Note the red and blue colors, which were in common with the graffiti mentioned above.


I doubt you'll spot MY paint job from the road.


Checked of my To Do list, I could return to normal duties. But as I was painting the rock I spied some other trash which needed investigation and pickup.


What is it? It's a Tupperware container which someone meticulously modified with screens not only on the top, but on the sides as well. Due to the size of the box they clearly weren't meant to hold a cat or dog but probably a snake, hamster, gerbil, etc. . I bagged it up and walked back to Castle Craig to leave it with the first bag.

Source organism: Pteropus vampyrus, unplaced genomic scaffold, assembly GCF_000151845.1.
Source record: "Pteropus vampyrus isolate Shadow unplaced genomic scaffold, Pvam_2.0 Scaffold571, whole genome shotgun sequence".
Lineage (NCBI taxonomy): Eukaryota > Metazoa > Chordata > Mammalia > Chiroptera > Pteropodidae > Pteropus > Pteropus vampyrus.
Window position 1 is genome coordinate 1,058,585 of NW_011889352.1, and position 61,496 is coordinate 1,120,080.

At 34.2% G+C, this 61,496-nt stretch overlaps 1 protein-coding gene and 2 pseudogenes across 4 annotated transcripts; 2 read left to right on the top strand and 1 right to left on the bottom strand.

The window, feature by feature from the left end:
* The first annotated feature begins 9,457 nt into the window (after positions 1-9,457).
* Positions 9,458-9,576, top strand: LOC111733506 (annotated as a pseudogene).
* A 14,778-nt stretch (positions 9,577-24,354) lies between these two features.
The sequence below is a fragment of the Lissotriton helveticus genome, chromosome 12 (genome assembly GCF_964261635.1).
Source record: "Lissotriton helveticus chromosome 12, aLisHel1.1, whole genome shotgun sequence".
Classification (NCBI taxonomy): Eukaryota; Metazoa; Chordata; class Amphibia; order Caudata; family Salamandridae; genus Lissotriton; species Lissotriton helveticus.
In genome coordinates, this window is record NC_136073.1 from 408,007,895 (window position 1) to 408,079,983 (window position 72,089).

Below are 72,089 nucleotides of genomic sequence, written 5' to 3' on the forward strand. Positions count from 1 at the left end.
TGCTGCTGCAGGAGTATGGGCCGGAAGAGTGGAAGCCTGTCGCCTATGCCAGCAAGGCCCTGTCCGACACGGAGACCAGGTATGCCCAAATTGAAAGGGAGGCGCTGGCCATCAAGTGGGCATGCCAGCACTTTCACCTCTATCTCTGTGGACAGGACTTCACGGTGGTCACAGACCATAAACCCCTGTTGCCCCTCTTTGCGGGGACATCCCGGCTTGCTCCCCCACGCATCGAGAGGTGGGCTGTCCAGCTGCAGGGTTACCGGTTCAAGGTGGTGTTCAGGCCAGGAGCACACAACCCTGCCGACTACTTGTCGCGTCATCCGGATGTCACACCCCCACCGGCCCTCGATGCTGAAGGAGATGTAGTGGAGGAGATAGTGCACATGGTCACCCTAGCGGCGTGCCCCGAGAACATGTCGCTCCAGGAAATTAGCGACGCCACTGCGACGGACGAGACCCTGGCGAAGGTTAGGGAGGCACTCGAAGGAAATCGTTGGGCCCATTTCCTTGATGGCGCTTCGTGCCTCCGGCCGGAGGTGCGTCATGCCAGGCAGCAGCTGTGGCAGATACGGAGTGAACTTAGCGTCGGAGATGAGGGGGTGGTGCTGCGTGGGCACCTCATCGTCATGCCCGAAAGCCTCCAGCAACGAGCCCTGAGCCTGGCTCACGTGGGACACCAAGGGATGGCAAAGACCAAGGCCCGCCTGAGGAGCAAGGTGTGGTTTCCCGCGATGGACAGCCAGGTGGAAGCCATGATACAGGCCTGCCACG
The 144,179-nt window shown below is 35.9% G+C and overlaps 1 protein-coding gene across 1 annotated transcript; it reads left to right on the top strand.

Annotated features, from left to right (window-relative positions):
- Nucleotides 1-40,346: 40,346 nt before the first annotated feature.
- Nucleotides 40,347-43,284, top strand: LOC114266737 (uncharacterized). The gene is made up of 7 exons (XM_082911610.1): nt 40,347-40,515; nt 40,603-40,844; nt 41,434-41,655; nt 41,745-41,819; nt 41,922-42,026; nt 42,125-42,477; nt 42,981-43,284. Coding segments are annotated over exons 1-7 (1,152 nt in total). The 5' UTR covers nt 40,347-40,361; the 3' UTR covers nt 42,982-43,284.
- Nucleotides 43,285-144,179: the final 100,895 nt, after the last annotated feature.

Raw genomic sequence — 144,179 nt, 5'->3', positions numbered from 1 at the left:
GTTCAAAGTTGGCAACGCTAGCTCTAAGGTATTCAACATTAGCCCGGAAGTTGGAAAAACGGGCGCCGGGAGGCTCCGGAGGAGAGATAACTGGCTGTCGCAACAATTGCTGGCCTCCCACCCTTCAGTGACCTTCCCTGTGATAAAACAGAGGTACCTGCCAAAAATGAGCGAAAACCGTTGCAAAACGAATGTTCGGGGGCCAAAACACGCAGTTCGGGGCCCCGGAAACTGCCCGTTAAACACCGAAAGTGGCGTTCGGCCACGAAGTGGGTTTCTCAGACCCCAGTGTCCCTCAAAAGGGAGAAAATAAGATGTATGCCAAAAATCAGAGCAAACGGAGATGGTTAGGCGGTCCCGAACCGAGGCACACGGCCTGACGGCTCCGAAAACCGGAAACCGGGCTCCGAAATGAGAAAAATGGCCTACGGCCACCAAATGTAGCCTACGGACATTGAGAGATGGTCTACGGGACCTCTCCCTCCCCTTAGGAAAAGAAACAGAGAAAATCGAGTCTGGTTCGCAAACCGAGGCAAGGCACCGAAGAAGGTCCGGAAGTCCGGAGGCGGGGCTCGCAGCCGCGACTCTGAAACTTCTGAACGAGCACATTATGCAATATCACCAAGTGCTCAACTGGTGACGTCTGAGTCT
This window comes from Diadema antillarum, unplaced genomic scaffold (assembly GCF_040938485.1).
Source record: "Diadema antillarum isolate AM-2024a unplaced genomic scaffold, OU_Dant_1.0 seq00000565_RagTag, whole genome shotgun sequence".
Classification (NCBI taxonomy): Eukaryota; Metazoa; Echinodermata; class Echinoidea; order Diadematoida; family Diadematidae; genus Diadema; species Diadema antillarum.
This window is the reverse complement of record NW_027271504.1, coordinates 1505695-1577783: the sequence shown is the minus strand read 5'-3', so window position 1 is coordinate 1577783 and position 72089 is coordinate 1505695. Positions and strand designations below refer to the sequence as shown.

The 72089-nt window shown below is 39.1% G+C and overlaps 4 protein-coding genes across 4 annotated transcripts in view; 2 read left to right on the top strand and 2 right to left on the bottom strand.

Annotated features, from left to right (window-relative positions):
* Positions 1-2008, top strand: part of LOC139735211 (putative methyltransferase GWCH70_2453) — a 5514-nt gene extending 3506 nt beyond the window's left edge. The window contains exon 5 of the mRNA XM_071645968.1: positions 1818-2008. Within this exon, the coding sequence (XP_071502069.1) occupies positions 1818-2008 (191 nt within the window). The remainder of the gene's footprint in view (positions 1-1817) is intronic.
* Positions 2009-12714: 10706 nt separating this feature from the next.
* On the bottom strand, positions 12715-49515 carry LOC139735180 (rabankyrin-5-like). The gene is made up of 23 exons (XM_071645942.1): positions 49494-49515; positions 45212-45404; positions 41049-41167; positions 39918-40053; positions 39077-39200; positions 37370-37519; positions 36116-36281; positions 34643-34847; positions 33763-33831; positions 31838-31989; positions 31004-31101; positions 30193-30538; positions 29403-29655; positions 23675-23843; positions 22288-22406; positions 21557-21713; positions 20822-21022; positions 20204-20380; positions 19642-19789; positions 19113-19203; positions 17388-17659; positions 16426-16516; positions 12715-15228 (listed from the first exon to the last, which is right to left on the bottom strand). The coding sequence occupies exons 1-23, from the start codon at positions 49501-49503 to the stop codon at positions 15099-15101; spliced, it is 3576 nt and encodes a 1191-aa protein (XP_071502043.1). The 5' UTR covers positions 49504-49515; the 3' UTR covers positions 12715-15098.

It was at this point I was still in the painting mood and had a change of plans. I decided now was a good time to paint over the graffiti on the spotlights.



In retrospect, the first can looked so good I should have just painted over the complete cans, but I had consumed enough time. Maybe that will be a future project.

I packed up the paint and returned to the road where I found the first of several Finds of the Week.


That, ladies and gentlemen, is the remnants of a black wig, scattered for 10 yards or so along the road.

Back on the trail, I picked up my second Find of the Week.


Please tell me; how do you forget your underwear?

Enroute to the walkbridge over I-691, I found a large branch had fallen across the trail. Too heavy to move, I'll lump in removing it with the tree trimming around the Halfway House next week.


This wrapper counts as Condom #8 of 2017.


I returned to the parking lot and dropped of my third bag of trash for the day.